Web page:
The culture of order, of inward focus, is maintained by making all decisions at the highest possible level with little room for initiative at the bottom. Improved weapons have driven changes in procedures and techniques. However, neither tactics nor the underlying mindset—the corporate culture—have moved beyond the second generation. Pivoting the focus away from objectives defined as terrain or attrition levels to seeking “to shatter the enemy’s cohesion through a variety of rapid, focused, and unexpected actions which create a turbulent and rapidly deteriorating environment with which the enemy cannot cope,” to quote FMFM–1 (now MCDP-1), the Corps’ most basic doctrinal manual, is a feat not easily accomplished.

The end of America’s ground wars in Iraq and Afghanistan offer[s] an opportunity to launch a new maneuver warfare effort in the Marine Corps, one with the goal of making maneuver warfare what Marines actually do, not just words on paper. In our view, such an effort is critical to the Marine Corps’ future. The outcomes of the wars in Iraq and Afghanistan show the limits of attrition warfare in the face of fourth generation threats. If the Corps is to remain relevant to America’s defense needs, it must move to make maneuver doctrine real. Irrelevance threatens the Corps’ continued existence.

The purpose of this article is to suggest concrete, specific actions the Marine Corps can take quickly, inexpensively, and relatively easily to restart the maneuver warfare movement that largely ended when Gen. Gray retired. That is not to say deeper and more difficult changes are not also required. The most important of these is reforming the personnel system. Maneuverist militaries have personnel systems that work completely differently from those of attritionist militaries. But we believe much can be done simply and quickly to make maneuver warfare real in the Marine Corps. Among these changes are the following: The most important first step is to eliminate some of the heavily scripted exercises and embrace true freeplay training. This would require a dramatic alteration to the overall concept of training in the Marine Corps and a move away, to a certain extent, from the current training and readiness program.

Training should not always be planned to incorporate specific mission essential tasks. The current methodology is counterproductive, but it is born from the fact that in the U.S. military, techniques have been raised to the level of tactics. Freeplay exercises are extremely useful for forcing leaders at all levels to make decisions in an environment of uncertainty against a thinking enemy—the same conditions they would face in war. Certain exercises should begin with no other goal than to provide subordinate units time to conduct force-on-force training in any way the commanders see fit.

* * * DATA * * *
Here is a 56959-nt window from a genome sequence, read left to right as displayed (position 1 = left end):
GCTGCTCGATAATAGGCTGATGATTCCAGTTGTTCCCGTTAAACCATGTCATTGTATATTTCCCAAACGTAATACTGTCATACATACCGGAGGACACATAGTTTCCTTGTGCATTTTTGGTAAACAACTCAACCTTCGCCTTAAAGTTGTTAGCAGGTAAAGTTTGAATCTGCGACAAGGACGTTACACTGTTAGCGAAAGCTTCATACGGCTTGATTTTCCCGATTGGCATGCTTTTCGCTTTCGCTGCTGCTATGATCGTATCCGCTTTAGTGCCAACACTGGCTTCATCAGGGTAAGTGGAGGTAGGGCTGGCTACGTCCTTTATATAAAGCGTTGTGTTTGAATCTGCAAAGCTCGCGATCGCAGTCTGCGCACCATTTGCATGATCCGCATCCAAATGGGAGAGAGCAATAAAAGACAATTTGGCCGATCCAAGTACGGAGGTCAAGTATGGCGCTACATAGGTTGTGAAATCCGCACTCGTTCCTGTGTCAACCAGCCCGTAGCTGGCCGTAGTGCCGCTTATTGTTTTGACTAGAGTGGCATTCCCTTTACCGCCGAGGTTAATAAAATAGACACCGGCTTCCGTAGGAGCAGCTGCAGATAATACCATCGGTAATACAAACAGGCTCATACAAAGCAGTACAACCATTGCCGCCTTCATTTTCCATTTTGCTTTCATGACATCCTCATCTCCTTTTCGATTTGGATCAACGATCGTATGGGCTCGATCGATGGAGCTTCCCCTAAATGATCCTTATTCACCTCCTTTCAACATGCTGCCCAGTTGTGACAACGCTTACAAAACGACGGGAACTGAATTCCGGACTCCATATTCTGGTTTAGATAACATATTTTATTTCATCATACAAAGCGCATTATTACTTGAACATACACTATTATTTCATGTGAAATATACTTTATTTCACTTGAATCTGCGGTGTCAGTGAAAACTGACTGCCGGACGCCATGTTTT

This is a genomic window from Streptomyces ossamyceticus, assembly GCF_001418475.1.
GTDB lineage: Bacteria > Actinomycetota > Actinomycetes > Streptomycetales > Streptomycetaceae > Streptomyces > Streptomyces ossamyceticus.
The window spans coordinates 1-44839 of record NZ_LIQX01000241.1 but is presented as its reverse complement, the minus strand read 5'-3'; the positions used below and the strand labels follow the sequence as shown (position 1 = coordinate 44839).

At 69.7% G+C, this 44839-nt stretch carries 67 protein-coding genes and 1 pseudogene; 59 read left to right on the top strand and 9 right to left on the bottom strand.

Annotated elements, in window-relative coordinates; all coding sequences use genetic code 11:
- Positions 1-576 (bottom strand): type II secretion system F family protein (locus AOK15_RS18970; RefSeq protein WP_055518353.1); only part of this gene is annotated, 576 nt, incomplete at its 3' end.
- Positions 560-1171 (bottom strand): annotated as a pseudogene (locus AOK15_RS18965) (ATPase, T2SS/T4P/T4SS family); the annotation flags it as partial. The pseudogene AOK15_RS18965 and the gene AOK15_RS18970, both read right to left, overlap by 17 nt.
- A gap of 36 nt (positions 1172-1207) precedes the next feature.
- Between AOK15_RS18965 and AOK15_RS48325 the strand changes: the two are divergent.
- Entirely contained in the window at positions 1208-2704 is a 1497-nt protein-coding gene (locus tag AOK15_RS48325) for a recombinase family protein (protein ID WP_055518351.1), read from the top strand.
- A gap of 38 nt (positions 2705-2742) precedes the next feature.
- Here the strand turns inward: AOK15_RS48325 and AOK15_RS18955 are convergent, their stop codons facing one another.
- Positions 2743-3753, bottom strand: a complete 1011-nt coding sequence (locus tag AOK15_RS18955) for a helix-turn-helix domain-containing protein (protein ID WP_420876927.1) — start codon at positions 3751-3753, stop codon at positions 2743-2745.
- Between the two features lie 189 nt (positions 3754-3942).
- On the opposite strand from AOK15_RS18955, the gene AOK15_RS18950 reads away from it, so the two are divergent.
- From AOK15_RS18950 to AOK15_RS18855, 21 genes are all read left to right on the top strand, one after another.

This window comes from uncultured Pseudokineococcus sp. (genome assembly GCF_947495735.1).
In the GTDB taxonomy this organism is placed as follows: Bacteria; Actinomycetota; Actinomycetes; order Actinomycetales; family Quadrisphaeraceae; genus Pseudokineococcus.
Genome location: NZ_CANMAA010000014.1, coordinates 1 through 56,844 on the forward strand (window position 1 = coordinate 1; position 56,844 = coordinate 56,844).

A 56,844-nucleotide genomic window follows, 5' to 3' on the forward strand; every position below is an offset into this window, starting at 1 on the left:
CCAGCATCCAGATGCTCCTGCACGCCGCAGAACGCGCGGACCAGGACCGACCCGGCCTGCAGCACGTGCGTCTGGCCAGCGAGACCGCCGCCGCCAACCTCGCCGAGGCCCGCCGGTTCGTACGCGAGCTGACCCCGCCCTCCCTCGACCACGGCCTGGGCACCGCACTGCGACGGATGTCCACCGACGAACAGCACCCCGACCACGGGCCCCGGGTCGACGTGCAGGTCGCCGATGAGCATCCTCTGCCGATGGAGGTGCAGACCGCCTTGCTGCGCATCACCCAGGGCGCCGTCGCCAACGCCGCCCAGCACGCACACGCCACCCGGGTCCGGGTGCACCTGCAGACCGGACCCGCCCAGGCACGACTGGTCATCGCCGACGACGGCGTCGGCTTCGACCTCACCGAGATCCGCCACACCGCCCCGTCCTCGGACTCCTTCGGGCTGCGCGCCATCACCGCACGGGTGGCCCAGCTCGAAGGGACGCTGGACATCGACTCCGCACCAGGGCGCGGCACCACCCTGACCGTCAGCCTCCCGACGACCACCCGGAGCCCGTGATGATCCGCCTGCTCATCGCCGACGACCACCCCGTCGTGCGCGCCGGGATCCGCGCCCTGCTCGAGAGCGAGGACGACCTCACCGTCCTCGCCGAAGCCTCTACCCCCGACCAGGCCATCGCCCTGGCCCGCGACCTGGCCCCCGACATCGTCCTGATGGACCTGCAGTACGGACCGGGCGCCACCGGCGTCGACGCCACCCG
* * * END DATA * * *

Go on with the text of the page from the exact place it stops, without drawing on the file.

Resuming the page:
Training evaluators could observe such training and, using their judgment, identify training and readiness tasks demonstrated for reporting purposes. For 2dMARDIV, restart the freeplay exercises at Fort Pickett, which Gen. Gray began when he took command of the division in the 1980s and proclaimed maneuver warfare the doctrine for the division. These were the first freeplay exercises most Marines had experienced, and they did a great deal to convince Marines of the merits of maneuver warfare and teach them how to do it. Reissue the original versions of the doctrine manuals that were written during Gen. Gray’s tenure. These remain the best.
MCDP 1-3, Tactics, is a hopeless muddle compared to the original FMFM. It is available for comparison at maneuverist.org. The other manuals have not suffered as badly, but the first versions are still superior. Again require the Marine Corps Institute (MCI) Warfighting Skills Program for lieutenants and, now, for staff sergeants as well. The only maneuverist MCI ever issued, it offers an excellent means for self-study. It is also available at maneuverist.org.

Require all officers teaching in Marine Corps Schools to read The Canon, the seven books which take the reader from the first through the second and third and into the fourth generations of modern war. The Canon should also be required as a pre-requisite for Expeditionary Warfare School (EWS) and Command and Staff College.

2 Teach the tactics developed by the German Army during late World War I at TBS instead of those of 1914. The Infantry Officer Course should then build on that base (instead of having to tell its students, “Forget everything you learned about tactics at TBS”) by teaching true light infantry, Jaeger, tactics.

Restore the extensive maneuverist reforms incorporated in the curriculum at EWS over the past half-dozen years. Those reforms were recently abolished and the curriculum was returned to its previous attritionist orientation. Allow company commanders, at their discretion, to reduce the “soldier’s load” as they see appropriate for the situation, including giving them authority to dispense with helmets and body armor.
Until Marine infantry can move as fast on its feet as can its adversaries, it will have few options other than hoping to bump into the enemy, and then call in fire support. Foot mobility is a direct function of the soldier’s load. Pivot away from the excessive focus on combined arms integration in live fire exercises.

This is a sensitive subject because Marines pride themselves on their skills with regard to combined arms integration. While it is important to skillfully employ weapons and have the ability to concentrate combat power at the decisive point, it is much more important to understand what that decisive point is. Far too often, the focus is simply on the how of employing massive coordinated fires rather than on why you are doing so. Complicated fires packages directed squarely at the strongest part of an enemy’s system will almost never achieve results as good as a lesser volume of fire at his most vulnerable point.